Date of Award


Degree Type




First Advisor

Carnell, Rachel

Subject Headings

Manley, Mrs, Haywood, Eliza Fowler, 1693?-1756, Women and literature -- History -- 18th century, Sex role in literature -- 18th century, Narration (Rhetoric) -- 18th century, British and Irish Literature, literature, history, secret history, narratology, politics, Eliza Haywood, Delarivier Manley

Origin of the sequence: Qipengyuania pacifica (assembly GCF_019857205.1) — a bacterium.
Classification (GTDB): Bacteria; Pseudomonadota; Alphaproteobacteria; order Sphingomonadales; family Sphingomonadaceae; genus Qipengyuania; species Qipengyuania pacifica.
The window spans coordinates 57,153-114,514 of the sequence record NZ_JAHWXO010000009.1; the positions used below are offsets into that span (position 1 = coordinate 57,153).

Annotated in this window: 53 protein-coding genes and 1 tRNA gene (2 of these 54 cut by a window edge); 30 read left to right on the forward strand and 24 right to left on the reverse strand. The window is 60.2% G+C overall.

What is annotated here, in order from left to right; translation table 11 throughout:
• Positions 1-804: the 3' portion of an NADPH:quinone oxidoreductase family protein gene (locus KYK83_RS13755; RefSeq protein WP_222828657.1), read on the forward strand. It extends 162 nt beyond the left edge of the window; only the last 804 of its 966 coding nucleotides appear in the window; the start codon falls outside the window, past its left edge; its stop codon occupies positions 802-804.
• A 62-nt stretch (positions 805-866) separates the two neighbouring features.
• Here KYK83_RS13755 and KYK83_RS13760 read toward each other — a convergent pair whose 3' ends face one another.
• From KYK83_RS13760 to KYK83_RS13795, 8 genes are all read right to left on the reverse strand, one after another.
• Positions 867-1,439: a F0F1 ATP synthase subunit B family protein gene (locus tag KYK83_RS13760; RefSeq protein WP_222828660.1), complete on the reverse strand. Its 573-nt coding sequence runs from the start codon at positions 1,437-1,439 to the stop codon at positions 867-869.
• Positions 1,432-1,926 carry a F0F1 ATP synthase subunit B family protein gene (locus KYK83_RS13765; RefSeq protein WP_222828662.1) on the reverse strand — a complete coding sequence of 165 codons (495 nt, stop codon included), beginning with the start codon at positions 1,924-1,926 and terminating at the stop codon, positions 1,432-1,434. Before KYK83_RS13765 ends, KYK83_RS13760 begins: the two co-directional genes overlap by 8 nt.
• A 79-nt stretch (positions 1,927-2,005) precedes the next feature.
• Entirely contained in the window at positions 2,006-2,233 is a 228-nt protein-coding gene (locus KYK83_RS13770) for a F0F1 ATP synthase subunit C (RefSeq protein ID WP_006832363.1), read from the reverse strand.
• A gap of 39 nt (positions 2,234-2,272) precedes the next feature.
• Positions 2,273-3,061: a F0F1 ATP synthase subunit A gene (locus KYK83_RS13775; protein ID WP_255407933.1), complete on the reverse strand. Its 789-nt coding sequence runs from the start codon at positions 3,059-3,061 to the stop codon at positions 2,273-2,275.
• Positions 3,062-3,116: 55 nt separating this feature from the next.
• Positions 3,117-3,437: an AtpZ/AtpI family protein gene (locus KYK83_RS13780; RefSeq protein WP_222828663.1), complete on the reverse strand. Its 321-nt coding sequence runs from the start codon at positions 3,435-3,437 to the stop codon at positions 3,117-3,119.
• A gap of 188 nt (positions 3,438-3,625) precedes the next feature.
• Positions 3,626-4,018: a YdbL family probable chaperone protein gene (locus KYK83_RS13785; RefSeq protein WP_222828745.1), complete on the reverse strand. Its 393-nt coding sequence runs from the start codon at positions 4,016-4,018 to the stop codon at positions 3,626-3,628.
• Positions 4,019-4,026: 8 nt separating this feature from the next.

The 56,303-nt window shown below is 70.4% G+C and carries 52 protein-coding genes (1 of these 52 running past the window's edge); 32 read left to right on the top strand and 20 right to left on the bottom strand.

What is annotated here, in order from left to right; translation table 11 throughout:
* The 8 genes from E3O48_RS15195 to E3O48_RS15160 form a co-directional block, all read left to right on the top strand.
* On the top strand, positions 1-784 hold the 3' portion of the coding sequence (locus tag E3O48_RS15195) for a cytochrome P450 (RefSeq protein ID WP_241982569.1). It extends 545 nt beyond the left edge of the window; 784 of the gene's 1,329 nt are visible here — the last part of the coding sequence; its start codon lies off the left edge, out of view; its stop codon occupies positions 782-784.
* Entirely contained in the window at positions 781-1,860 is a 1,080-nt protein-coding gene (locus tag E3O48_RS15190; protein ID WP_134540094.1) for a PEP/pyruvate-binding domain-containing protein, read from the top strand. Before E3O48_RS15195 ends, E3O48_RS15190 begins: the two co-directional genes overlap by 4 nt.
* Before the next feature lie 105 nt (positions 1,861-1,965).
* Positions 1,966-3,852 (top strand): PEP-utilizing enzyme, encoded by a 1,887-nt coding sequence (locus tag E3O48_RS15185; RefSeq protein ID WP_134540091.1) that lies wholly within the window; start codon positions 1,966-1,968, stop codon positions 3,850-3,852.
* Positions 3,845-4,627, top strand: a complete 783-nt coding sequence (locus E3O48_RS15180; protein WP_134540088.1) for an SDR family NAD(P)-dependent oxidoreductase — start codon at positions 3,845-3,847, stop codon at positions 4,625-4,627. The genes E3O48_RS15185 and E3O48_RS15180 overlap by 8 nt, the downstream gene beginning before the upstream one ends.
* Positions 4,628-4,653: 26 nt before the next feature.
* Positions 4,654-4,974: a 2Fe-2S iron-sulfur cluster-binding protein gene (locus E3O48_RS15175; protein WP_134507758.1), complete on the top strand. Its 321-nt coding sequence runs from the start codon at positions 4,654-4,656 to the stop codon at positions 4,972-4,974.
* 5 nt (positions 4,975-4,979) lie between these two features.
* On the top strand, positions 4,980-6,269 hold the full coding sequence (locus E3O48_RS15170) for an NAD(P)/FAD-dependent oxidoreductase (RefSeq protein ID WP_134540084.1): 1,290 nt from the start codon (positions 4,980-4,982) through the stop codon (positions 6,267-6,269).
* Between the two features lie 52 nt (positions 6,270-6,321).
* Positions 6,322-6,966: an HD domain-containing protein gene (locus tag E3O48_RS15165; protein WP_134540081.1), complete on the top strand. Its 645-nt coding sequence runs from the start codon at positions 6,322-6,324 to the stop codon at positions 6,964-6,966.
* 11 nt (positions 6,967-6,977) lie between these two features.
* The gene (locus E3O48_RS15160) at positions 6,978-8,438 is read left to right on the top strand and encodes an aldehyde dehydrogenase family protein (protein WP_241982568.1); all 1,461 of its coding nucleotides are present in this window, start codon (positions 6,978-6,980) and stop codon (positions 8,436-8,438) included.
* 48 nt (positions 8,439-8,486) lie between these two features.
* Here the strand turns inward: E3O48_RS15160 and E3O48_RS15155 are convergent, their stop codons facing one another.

Recent studies of eighteenth-century women writers have focused on the role of women as developers and proponents of the secret history. The secret history, recently defined by scholars such as Rebecca Bullard, Melinda Alliker Rabb, Ros Ballaster, Marta Kvande, and Rachel Carnell, among others, occupies space within several genres, including political satire and historiography. The genre's secretive nature and reliance on gossip and anecdotal evidence creates a new space for women writers that allows them to enter political discourse and offer a distinctly gendered social commentary. As public became private and private became secret, secret historians sought to expose the private lives of individuals in power. In this paper, I examine the role of women writers and secret historians, particularly Delarivier Manley and Eliza Haywood, and what I read as their response to male counterparts as they established and developed a gendered response both to the political climate of the early to mid-eighteenth century and the divergence of male and female social roles within the domestic sphere. In examining the narratorial structure and narratological techniques of both male and female secret historians over a period stretching from 1674 to 1736, I trace the development of female gender roles and attitudes towards women within the genre of the secret history, revealing through these works a narration of male and female attitudes towards women in the public and private spheres